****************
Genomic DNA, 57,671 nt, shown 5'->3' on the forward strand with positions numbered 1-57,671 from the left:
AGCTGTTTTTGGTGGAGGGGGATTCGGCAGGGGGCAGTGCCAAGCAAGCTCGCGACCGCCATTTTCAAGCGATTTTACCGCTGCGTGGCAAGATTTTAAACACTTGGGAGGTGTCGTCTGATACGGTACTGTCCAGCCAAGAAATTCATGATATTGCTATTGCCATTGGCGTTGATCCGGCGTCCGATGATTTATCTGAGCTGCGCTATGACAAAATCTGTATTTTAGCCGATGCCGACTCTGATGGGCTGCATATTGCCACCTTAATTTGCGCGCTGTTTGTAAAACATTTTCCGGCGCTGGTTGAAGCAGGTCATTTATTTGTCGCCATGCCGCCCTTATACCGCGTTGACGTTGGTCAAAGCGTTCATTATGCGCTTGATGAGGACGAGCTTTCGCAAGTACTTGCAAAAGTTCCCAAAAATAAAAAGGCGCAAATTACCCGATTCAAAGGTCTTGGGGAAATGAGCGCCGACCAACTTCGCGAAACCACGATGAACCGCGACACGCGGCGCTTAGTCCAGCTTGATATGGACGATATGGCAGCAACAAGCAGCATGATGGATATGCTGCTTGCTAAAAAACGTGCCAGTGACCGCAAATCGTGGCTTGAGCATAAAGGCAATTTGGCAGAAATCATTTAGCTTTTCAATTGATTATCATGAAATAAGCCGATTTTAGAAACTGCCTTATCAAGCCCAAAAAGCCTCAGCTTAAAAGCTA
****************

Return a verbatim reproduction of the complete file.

Genomic DNA, 57,671 nt, shown 5'->3' on the forward strand with positions numbered 1-57,671 from the left:
AGCTGTTTTTGGTGGAGGGGGATTCGGCAGGGGGCAGTGCCAAGCAAGCTCGCGACCGCCATTTTCAAGCGATTTTACCGCTGCGTGGCAAGATTTTAAACACTTGGGAGGTGTCGTCTGATACGGTACTGTCCAGCCAAGAAATTCATGATATTGCTATTGCCATTGGCGTTGATCCGGCGTCCGATGATTTATCTGAGCTGCGCTATGACAAAATCTGTATTTTAGCCGATGCCGACTCTGATGGGCTGCATATTGCCACCTTAATTTGCGCGCTGTTTGTAAAACATTTTCCGGCGCTGGTTGAAGCAGGTCATTTATTTGTCGCCATGCCGCCCTTATACCGCGTTGACGTTGGTCAAAGCGTTCATTATGCGCTTGATGAGGACGAGCTTTCGCAAGTACTTGCAAAAGTTCCCAAAAATAAAAAGGCGCAAATTACCCGATTCAAAGGTCTTGGGGAAATGAGCGCCGACCAACTTCGCGAAACCACGATGAACCGCGACACGCGGCGCTTAGTCCAGCTTGATATGGACGATATGGCAGCAACAAGCAGCATGATGGATATGCTGCTTGCTAAAAAACGTGCCAGTGACCGCAAATCGTGGCTTGAGCATAAAGGCAATTTGGCAGAAATCATTTAGCTTTTCAATTGATTATCATGAAATAAGCCGATTTTAGAAACTGCCTTATCAAGCCCAAAAAGCCTCAGCTTAAAAGCTA